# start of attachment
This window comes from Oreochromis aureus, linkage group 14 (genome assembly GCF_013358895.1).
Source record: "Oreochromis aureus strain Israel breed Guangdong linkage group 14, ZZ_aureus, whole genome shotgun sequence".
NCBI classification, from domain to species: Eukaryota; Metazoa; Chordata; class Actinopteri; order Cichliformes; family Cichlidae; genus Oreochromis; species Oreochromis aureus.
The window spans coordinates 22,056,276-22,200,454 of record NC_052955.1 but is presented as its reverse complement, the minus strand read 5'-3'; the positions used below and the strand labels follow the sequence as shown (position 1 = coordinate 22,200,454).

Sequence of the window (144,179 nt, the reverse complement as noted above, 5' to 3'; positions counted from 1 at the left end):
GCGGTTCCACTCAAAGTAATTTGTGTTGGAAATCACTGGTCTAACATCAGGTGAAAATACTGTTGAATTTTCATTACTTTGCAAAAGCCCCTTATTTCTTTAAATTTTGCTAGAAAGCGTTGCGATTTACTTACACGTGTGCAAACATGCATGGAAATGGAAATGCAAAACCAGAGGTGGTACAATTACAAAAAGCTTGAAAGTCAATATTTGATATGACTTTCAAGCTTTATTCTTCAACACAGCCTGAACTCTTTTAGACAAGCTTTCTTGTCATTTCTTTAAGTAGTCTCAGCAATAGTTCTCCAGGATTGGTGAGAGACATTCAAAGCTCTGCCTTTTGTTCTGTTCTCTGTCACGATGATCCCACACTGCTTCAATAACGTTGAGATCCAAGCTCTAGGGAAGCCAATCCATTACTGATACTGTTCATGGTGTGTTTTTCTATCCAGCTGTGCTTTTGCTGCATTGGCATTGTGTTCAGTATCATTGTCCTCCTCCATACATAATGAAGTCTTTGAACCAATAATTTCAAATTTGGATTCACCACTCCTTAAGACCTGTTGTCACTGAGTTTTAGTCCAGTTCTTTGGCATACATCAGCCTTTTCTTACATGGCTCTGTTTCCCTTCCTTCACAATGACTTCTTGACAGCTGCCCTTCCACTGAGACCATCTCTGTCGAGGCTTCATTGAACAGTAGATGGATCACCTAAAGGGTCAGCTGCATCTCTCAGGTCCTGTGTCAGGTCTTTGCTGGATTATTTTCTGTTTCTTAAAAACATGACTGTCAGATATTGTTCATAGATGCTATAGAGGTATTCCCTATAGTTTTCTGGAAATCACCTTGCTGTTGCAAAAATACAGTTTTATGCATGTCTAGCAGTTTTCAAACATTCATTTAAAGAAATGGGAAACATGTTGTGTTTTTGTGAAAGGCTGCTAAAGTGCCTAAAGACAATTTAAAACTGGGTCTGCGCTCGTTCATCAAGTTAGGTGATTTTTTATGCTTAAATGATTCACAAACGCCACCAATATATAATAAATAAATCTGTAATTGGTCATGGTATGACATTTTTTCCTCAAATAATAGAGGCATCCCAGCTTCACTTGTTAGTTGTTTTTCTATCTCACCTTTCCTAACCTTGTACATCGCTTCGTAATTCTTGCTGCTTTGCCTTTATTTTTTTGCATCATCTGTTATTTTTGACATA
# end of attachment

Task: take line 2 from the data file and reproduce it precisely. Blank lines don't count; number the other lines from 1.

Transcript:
Source record: "Oreochromis aureus strain Israel breed Guangdong linkage group 14, ZZ_aureus, whole genome shotgun sequence".